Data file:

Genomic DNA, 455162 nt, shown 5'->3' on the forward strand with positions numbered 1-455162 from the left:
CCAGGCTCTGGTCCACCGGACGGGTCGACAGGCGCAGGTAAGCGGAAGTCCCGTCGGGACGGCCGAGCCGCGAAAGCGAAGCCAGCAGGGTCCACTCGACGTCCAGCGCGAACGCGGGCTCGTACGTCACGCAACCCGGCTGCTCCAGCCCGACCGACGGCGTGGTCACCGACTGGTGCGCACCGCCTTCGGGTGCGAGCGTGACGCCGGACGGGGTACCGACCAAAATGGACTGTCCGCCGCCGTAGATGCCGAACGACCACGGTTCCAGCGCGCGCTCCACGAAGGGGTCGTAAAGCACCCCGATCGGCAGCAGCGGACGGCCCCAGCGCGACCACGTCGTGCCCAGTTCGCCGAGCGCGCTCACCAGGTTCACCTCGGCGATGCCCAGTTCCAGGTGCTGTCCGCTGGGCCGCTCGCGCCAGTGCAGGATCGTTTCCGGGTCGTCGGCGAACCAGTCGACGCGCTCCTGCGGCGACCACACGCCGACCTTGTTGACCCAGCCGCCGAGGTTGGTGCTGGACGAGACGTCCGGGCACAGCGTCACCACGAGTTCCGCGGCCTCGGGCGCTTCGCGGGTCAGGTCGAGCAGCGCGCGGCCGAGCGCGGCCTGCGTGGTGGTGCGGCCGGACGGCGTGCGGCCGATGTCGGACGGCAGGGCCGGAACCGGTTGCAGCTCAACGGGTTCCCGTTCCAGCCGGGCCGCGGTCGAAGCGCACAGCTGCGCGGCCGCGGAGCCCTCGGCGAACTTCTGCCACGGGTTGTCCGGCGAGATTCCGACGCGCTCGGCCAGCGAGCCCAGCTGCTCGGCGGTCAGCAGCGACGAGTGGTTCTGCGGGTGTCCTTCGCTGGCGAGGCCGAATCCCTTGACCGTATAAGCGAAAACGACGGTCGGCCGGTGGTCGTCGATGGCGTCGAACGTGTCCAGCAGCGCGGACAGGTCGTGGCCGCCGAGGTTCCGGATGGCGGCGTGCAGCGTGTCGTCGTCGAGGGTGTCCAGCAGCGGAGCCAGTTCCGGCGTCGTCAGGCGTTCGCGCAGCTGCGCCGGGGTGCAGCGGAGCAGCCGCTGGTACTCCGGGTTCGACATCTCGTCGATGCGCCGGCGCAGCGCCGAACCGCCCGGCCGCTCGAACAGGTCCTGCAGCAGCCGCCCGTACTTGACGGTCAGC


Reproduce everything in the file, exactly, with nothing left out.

Genomic DNA, 455162 nt, shown 5'->3' on the forward strand with positions numbered 1-455162 from the left:
CCAGGCTCTGGTCCACCGGACGGGTCGACAGGCGCAGGTAAGCGGAAGTCCCGTCGGGACGGCCGAGCCGCGAAAGCGAAGCCAGCAGGGTCCACTCGACGTCCAGCGCGAACGCGGGCTCGTACGTCACGCAACCCGGCTGCTCCAGCCCGACCGACGGCGTGGTCACCGACTGGTGCGCACCGCCTTCGGGTGCGAGCGTGACGCCGGACGGGGTACCGACCAAAATGGACTGTCCGCCGCCGTAGATGCCGAACGACCACGGTTCCAGCGCGCGCTCCACGAAGGGGTCGTAAAGCACCCCGATCGGCAGCAGCGGACGGCCCCAGCGCGACCACGTCGTGCCCAGTTCGCCGAGCGCGCTCACCAGGTTCACCTCGGCGATGCCCAGTTCCAGGTGCTGTCCGCTGGGCCGCTCGCGCCAGTGCAGGATCGTTTCCGGGTCGTCGGCGAACCAGTCGACGCGCTCCTGCGGCGACCACACGCCGACCTTGTTGACCCAGCCGCCGAGGTTGGTGCTGGACGAGACGTCCGGGCACAGCGTCACCACGAGTTCCGCGGCCTCGGGCGCTTCGCGGGTCAGGTCGAGCAGCGCGCGGCCGAGCGCGGCCTGCGTGGTGGTGCGGCCGGACGGCGTGCGGCCGATGTCGGACGGCAGGGCCGGAACCGGTTGCAGCTCAACGGGTTCCCGTTCCAGCCGGGCCGCGGTCGAAGCGCACAGCTGCGCGGCCGCGGAGCCCTCGGCGAACTTCTGCCACGGGTTGTCCGGCGAGATTCCGACGCGCTCGGCCAGCGAGCCCAGCTGCTCGGCGGTCAGCAGCGACGAGTGGTTCTGCGGGTGTCCTTCGCTGGCGAGGCCGAATCCCTTGACCGTATAAGCGAAAACGACGGTCGGCCGGTGGTCGTCGATGGCGTCGAACGTGTCCAGCAGCGCGGACAGGTCGTGGCCGCCGAGGTTCCGGATGGCGGCGTGCAGCGTGTCGTCGTCGAGGGTGTCCAGCAGCGGAGCCAGTTCCGGCGTCGTCAGGCGTTCGCGCAGCTGCGCCGGGGTGCAGCGGAGCAGCCGCTGGTACTCCGGGTTCGACATCTCGTCGATGCGCCGGCGCAGCGCCGAACCGCCCGGCCGCTCGAACAGGTCCTGCAGCAGCCGCCCGTACTTGACGGTCAGC